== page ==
Medina Dugger’s recent photographic series Chroma is an ongoing project that celebrates women’s hair and culture in Nigeria. It is inspired in part by the late Nigerian photographer ‘Okhai Ojeikere, who photographed over 1000 different hairstyles. We talk to Medina about the hairstyles in the shoot,the creative scene in Nigeria, and why it’s the only place she wants to be right now.
Tell us a little bit more about yourself. Where you grew up and how you got into photography? And where you are currently based?
I grew up in California primarily. My grandmother bought me a photography book for my 8th birthday on children of the world. It was photojournalistic in nature and some of the images were rather intense for a child, but it grabbed me, the first seed was planted. I took a photography class in college and photographed for years as a hobby while I worked as a nurse. In 2010 I reached a crossroads moment and decided to switch course. I studied at Spéos Photographic Institute in Paris, France. I am currently based in Lagos: I moved from California in 2011, and I now do photography full time. I still occasionally do creative consulting and curating.
In your series Chroma, the use of colour is very prominent and highlighted. Is this something that speaks as a part of your own aesthetic, or does it speak more about the theme, the women and the culture you are celebrating?
When I first began photography I was obsessed with black and white photography and lost all concept of time in the darkroom. I do find myself attracted to colour more and more, but it depends on the series. I guess I’m trending towards colour these days, but the colour aesthetic for Chroma was definitely informed by the theme.
When did you first decided to start shooting Chroma? What was the motivation and what went through your mind when you decided to do it?
I began Chroma in March of this year. A number of different inspirations contributed to this project. Last year I was at a talk in Lagos featuring photographer Ike Ude and he referred to fashion and one’s ‘look’ (which I also take to mean hairstyle) as our ‘cultural skin’. This concept really stayed with me.
I discovered J.D. ‘Okhai Ojeikere’s work soon after I arrived in Lagos six years ago. After speaking with Wunika Mukan, a creative figure and friend in Lagos arts and culture, she encouraged me to tackle the project, of revisiting Ojeikere’s work in colour. I enjoy all the different elements that contribute to style and appearance in general. It’s one of my favourite aspects of people watching. I’ve also experimented on my own hair a lot and was inspired by my mother’s many changing hair colours growing up, so I think this also played a part in my enthusiasm for the project.
What is it that you are hoping to inspire in the viewer when they see this series of photographs?
The politics of beauty and hair can be ugly. Especially in the Western World, we still see a lot of ignorance, meddling and insensitivity when it comes to African hair. A recent example is the Malden Charter School in Boston, USA which gave detention slips to two African American girls, pulled them from their sports teams and told them they weren’t allowed to go to prom for wearing box braids.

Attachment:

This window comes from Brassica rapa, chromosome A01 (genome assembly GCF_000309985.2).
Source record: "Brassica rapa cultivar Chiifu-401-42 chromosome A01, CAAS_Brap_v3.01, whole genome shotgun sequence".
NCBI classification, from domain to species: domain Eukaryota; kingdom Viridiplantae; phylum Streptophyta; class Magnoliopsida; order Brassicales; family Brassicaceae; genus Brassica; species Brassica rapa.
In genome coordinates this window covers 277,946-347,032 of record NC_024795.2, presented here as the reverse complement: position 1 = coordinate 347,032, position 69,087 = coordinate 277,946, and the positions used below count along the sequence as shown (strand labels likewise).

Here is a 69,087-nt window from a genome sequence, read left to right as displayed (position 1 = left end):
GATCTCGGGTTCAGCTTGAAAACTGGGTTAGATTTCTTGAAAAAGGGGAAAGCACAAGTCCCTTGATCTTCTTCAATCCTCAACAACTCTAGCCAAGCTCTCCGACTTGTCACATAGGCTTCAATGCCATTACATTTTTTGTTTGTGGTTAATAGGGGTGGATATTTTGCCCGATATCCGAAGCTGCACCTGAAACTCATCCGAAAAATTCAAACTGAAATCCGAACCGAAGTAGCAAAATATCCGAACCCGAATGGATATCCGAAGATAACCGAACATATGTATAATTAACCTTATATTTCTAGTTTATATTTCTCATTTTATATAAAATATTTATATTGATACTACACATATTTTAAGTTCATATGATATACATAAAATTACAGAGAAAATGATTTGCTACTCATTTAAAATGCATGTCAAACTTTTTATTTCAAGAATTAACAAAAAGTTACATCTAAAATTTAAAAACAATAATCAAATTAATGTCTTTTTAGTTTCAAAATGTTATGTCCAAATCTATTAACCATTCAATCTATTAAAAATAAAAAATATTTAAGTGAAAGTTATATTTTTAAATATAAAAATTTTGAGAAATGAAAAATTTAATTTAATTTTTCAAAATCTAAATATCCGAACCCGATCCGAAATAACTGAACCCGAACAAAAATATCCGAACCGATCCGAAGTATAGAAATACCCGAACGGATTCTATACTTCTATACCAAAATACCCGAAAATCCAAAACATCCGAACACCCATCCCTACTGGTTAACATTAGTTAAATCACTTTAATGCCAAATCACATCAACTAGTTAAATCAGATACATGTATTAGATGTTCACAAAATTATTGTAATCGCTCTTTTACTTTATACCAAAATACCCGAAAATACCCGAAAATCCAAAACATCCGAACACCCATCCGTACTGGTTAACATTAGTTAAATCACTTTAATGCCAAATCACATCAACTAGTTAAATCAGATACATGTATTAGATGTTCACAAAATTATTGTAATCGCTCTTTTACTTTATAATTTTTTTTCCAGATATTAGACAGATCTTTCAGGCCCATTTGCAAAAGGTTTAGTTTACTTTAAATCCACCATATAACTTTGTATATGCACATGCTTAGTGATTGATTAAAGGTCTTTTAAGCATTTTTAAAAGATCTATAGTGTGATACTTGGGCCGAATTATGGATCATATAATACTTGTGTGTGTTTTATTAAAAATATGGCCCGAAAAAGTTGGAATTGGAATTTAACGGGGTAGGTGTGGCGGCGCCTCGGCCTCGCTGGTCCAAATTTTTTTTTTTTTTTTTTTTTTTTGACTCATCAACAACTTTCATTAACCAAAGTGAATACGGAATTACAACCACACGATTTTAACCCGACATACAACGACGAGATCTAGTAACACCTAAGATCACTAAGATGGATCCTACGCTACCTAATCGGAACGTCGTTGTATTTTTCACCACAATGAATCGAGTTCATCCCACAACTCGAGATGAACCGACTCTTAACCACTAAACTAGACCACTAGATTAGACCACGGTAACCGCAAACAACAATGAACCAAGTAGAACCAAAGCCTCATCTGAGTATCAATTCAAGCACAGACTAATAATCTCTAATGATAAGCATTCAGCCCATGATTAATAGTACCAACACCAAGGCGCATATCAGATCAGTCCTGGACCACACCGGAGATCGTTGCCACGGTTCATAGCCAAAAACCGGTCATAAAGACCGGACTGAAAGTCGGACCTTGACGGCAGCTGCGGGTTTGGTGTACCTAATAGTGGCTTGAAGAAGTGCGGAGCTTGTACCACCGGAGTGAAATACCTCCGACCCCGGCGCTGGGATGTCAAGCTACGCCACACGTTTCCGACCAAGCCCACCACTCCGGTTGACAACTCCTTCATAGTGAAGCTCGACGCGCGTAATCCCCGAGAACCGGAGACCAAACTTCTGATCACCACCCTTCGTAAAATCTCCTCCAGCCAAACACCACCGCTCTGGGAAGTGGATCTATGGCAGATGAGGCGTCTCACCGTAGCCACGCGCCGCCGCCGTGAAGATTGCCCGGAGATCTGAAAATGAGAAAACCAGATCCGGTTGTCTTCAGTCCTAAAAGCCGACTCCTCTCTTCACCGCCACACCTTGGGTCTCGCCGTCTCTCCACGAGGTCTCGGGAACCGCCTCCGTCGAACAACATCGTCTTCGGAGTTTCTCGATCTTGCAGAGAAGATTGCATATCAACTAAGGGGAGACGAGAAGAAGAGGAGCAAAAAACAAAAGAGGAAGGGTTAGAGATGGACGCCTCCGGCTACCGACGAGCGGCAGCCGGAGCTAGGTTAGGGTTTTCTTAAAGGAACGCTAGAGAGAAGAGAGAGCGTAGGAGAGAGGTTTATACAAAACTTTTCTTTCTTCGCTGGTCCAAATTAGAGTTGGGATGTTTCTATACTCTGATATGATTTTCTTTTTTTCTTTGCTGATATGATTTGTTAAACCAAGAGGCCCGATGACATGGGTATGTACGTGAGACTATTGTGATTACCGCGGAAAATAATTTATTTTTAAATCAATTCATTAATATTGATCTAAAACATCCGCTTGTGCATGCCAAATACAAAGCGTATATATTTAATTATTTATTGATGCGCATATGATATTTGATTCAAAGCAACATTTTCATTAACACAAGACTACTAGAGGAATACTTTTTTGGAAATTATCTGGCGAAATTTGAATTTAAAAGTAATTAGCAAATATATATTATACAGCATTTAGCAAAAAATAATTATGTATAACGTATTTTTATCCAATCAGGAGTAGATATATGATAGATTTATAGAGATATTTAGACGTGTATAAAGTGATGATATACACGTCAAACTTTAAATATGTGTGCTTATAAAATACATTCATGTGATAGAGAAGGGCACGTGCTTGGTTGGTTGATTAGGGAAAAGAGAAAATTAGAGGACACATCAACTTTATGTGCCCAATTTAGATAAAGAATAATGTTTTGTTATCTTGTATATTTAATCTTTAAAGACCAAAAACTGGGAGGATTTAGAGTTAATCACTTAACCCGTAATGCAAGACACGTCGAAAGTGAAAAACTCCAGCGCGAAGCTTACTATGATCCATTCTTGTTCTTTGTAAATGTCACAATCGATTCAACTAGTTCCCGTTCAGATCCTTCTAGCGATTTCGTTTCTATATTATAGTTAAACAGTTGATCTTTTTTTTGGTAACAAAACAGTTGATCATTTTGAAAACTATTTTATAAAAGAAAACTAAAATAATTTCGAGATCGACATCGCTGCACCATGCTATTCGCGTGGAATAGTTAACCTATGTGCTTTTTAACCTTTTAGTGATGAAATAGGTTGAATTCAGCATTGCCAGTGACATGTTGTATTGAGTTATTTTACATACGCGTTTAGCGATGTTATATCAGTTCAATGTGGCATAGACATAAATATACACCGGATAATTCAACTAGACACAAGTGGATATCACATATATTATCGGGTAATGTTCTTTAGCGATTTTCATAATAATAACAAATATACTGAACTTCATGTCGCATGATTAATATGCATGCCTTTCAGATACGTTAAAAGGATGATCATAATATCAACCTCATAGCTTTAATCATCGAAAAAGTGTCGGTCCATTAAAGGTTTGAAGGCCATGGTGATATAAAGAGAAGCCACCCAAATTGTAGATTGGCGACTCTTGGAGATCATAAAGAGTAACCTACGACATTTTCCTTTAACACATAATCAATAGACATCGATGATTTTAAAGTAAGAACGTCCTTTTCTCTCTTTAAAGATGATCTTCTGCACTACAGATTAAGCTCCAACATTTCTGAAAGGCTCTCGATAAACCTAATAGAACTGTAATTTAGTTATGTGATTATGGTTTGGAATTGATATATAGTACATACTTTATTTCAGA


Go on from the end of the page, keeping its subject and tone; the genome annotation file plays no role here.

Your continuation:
I would love for Chroma to inspire people to rock whatever hairstyle they wish to, and gain appreciation for different hairdos, natural or otherwise. There is a lot of culture and history associated with many of these designs—some come from particular tribal regions, some are worn for special occasions. With our increasingly globalised world, style and trends can quickly become diluted so I also hope this series helps honour Ojeikere’s legacy in preserving what is truly an art form, many of the styles being unique to Nigeria.
What is it about Nigeria that inspires you so much? And what is it about Okhai Ojeikere’s work that inspires you?
Nigeria is not for the faint hearted. It’s rough around the edges, and will challenge your weaknesses but its brilliance for me lies in its creative scene, its richness, its buzz, its absence of monotony, its raw potential, in so many of the country’s wonderful attributes which are largely unknown by the rest of the world (who instead think of the Niger Delta or Boko Haram). Simply put it’s the most engaging place I’ve ever been. For those of us living here, we feel we are in on the best kept secret.
What inspires me most about Ojeikere’s work is the historical storytelling they also represent. They record a very special time in Nigeria’s history in a very personal way—post colonial rule. Prior to British rule, traditional hairstyles were the norm and varied according to tribe, social status, marriage status and special events. During British rule, these practices changed, wigs and hair straightening became more common, especially in urban centers, conforming to rigid Western ideals of style and beauty. Ojeikere documented the come back of traditional styles (and new designs) which communicated much more than style, they also embodied the hopes of a newly independent nation.
What do you think about the creative scene on the African continent at the moment?
I think it’s an exciting time to live on the continent. There is so much happening right now and the world is paying attention. I think it’s a refreshing shift. One which is gaining momentum. l I think it is just the beginning. There’s no other place I’d rather be.